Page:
The University of Chicago offers many types of financial aid and pledges to meet 100% of your family’s demonstrated need through a combination of grants, scholarships, and work expectations. By completing the Free Application for Federal Student Aid (FAFSA), you are applying for all of the aid programs the federal government has to offer, as well as programs your home state may provide. The UChicago Financial Aid Worksheet (along with the FAFSA) is used to help us determine your eligibility for the University’s need-based grant aid. Note: Students who have completed the College Board’s CSS Profile may elect to submit the profile instead of our Financial Aid Worksheet. Please note that only one of these documents is required, that we remain able to issue the same types and amounts of aid to students regardless of the form they choose, and that the Financial Aid Worksheet is free to submit while the CSS Profile requires a fee for submission.
How Aid is Determined
In order to determine your family’s contribution to your education costs, we examine financial data that you and your family provide us by completing the Free Application for Federal Student Aid (FAFSA) and the UChicago Financial Aid Worksheet (or optional CSS Profile), as well as sending your tax returns. The University will assist you with a financial aid package that meets any financial need that remains once your family’s contribution, any contributions you may have from savings and/or summer/term-time employment, and any non-University assistance you’ve received (such as federal grants or corporate scholarships) are deducted from your educational costs.
The formula for determining your aid involves three steps. Financial Aid counselors begin by reviewing all financial aid materials you’ve submitted to determine your family’s resources. This holistic review determines the total amount of your family contribution for one year. The family contribution is comprised of student earnings, parent income, and family assets.
Your family contribution is then subtracted from the total cost of attendance. The cost of attendance represents actual and estimated costs for one year at UChicago, including tuition, housing, a meal plan, and estimates for additional costs like books and personal expenses. For 2017-2018, the total estimated cost of attendance is $75,735.
The difference between the total cost and your family contribution is your family’s demonstrated financial need, which determines the amount of University support we will offer you. The combination of your family contribution and your financial aid award from the University will meet the total cost of attending UChicago for an academic year. Financial aid awards are generally similar during your four years of enrollment, unless there is a significant change in your family’s finances.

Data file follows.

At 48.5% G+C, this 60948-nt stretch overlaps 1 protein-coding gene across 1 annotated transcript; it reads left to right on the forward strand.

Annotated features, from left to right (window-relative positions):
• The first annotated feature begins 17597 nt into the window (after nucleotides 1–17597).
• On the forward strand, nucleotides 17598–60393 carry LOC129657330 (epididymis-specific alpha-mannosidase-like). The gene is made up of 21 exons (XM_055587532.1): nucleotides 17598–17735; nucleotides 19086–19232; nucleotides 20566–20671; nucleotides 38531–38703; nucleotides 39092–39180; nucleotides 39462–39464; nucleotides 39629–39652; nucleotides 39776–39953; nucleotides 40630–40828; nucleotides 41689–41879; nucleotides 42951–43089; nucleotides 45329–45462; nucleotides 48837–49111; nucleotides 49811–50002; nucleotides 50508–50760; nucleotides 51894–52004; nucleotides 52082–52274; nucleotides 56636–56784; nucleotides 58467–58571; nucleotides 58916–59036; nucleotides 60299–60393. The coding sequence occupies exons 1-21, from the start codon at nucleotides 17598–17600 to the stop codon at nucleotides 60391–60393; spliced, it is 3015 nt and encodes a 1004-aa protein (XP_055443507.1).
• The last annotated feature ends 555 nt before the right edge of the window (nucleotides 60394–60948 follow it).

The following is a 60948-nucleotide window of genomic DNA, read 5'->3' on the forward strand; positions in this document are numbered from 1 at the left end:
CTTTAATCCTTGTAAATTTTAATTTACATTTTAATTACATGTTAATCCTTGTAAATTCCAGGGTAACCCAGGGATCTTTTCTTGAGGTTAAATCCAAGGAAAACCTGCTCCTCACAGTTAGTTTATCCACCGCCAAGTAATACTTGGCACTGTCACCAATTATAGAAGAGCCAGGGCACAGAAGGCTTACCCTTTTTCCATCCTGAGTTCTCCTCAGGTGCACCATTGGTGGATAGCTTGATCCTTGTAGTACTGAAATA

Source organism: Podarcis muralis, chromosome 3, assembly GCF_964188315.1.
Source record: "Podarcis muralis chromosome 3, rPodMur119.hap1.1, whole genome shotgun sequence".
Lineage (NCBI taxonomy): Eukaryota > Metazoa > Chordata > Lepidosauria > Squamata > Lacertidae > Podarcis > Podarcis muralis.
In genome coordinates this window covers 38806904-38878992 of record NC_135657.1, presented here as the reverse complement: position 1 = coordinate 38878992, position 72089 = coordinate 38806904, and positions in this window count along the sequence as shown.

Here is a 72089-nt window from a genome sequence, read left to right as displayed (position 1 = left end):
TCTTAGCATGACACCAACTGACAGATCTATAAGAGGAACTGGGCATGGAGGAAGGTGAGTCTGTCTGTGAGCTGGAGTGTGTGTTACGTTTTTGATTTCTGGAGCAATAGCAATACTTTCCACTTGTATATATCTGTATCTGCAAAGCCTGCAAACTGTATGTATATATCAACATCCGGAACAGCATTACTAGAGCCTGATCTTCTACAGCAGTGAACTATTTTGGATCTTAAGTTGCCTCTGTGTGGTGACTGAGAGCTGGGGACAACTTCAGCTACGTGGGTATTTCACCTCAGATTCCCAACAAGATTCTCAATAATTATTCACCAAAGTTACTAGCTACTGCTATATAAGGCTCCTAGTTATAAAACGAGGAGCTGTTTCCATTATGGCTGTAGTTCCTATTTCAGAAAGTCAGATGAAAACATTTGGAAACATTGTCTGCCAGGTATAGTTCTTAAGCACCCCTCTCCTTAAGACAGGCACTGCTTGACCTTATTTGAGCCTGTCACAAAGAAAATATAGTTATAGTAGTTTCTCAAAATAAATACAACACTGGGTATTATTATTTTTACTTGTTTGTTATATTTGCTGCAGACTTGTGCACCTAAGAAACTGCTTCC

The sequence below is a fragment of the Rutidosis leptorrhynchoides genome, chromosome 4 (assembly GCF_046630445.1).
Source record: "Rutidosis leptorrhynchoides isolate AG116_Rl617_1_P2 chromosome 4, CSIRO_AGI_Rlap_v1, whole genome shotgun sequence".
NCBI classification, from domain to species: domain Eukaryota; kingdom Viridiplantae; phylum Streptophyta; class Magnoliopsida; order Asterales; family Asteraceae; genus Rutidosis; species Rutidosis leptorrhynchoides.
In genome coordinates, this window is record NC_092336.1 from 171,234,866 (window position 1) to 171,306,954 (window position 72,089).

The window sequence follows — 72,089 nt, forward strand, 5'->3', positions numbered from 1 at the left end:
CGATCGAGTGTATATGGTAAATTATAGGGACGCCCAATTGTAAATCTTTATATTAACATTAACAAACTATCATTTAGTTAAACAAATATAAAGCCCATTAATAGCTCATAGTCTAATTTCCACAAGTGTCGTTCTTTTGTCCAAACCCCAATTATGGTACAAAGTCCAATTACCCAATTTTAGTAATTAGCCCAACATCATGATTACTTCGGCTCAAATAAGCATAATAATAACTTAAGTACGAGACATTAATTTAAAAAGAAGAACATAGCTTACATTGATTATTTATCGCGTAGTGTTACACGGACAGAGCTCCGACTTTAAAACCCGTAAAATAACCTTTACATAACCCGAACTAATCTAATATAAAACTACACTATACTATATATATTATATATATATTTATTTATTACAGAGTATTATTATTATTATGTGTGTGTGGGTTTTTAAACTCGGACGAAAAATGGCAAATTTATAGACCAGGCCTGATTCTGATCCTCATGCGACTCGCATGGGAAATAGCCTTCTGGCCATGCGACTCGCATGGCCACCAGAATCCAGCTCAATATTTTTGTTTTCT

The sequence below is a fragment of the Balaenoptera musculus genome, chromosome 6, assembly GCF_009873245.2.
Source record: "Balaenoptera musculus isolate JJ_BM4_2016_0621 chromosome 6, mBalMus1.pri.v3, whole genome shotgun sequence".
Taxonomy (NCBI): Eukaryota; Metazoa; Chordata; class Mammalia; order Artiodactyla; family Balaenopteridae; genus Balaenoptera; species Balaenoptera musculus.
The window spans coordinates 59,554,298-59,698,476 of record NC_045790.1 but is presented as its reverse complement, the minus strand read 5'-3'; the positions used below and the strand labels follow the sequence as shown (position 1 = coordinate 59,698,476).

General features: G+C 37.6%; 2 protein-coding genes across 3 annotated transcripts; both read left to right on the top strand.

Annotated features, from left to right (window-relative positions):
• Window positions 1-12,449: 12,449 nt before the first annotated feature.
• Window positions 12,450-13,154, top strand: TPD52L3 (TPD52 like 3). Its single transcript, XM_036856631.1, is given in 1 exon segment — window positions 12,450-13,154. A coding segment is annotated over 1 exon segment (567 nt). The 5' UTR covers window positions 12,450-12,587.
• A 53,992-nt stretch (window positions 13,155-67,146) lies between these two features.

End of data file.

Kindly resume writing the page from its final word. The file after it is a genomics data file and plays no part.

Prior-Prior Year Income
For the purposes of your financial aid consideration, Financial Aid will use your family’s prior-prior year income (i.e. for the 2018-19 academic year, 2016 tax information will be used). Beginning with the 2017-18 academic year, the FAFSA also uses prior-prior year income for federal aid eligibility, which allows families to begin their financial aid application process sooner without having to wait until the current or prior year’s taxes have been filed.
We realize that the use of prior-prior year taxes may not always reflect a household’s current income situation. If your family income has changed drastically since the tax year that was used for financial aid consideration, please find information on our appeal process here.
During your time in the College, your financial aid eligibility will be determined on tax years as indicated in the table below. If your household experiences a significant increase in income, your family’s contribution may similarly increase. Conversely, if your household income is greatly reduced, you may receive more financial aid.
|Tax year used||2016||2017||2018||2019|
Aid and Enrollment Requirements
In order to receive University grant aid, you must be enrolled full-time in the College, meaning that you are enrolled in at least in three full-time courses (300 units) each quarter. However, you may be eligible for federal and state aid if you are enrolled part-time.
If you drop a class within the add/drop period, and your enrollment status changes from full-time to half-time, your financial aid will be adjusted to reflect half-time status and you will lose any University grant funding. If you drop a class and receive no tuition refund, you will be allowed to keep your grant funds since you have been charged for a full-time course load.
If you completely withdraw from the University and are not being charged for classes in a given quarter, all of your financial aid will be withdrawn during the quarter in question.
If you are thinking of dropping a class or withdrawing from the University, we highly recommend that you speak with a counselor in Financial Aid prior to taking any action.